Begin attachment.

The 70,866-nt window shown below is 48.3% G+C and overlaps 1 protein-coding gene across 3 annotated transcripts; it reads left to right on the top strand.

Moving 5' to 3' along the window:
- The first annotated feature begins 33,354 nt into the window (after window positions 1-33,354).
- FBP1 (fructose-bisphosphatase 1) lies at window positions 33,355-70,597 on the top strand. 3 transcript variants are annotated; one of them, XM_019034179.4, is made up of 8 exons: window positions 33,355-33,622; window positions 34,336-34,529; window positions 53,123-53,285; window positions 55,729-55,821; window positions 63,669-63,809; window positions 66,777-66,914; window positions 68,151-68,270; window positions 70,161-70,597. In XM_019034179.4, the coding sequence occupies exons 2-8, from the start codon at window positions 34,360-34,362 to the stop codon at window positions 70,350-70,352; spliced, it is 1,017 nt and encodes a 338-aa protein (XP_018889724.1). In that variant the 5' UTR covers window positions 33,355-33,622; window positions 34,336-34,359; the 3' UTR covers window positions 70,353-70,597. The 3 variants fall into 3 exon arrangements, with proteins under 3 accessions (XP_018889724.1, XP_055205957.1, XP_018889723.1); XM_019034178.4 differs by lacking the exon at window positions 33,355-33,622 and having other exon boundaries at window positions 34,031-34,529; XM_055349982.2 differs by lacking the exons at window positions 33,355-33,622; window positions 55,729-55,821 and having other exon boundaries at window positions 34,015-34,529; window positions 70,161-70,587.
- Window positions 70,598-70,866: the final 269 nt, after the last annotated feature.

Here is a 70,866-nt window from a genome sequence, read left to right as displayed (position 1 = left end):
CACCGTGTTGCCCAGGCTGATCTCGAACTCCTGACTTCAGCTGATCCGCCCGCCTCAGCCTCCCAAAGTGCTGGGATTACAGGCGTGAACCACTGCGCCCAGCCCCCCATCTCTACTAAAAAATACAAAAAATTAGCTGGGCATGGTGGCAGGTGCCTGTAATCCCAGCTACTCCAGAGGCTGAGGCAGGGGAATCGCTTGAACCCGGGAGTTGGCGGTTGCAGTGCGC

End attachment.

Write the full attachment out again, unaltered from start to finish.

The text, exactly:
The 70,866-nt window shown below is 48.3% G+C and overlaps 1 protein-coding gene across 3 annotated transcripts; it reads left to right on the top strand.

Moving 5' to 3' along the window:
- The first annotated feature begins 33,354 nt into the window (after window positions 1-33,354).
- FBP1 (fructose-bisphosphatase 1) lies at window positions 33,355-70,597 on the top strand. 3 transcript variants are annotated; one of them, XM_019034179.4, is made up of 8 exons: window positions 33,355-33,622; window positions 34,336-34,529; window positions 53,123-53,285; window positions 55,729-55,821; window positions 63,669-63,809; window positions 66,777-66,914; window positions 68,151-68,270; window positions 70,161-70,597. In XM_019034179.4, the coding sequence occupies exons 2-8, from the start codon at window positions 34,360-34,362 to the stop codon at window positions 70,350-70,352; spliced, it is 1,017 nt and encodes a 338-aa protein (XP_018889724.1). In that variant the 5' UTR covers window positions 33,355-33,622; window positions 34,336-34,359; the 3' UTR covers window positions 70,353-70,597. The 3 variants fall into 3 exon arrangements, with proteins under 3 accessions (XP_018889724.1, XP_055205957.1, XP_018889723.1); XM_019034178.4 differs by lacking the exon at window positions 33,355-33,622 and having other exon boundaries at window positions 34,031-34,529; XM_055349982.2 differs by lacking the exons at window positions 33,355-33,622; window positions 55,729-55,821 and having other exon boundaries at window positions 34,015-34,529; window positions 70,161-70,587.
- Window positions 70,598-70,866: the final 269 nt, after the last annotated feature.

Here is a 70,866-nt window from a genome sequence, read left to right as displayed (position 1 = left end):
CACCGTGTTGCCCAGGCTGATCTCGAACTCCTGACTTCAGCTGATCCGCCCGCCTCAGCCTCCCAAAGTGCTGGGATTACAGGCGTGAACCACTGCGCCCAGCCCCCCATCTCTACTAAAAAATACAAAAAATTAGCTGGGCATGGTGGCAGGTGCCTGTAATCCCAGCTACTCCAGAGGCTGAGGCAGGGGAATCGCTTGAACCCGGGAGTTGGCGGTTGCAGTGCGC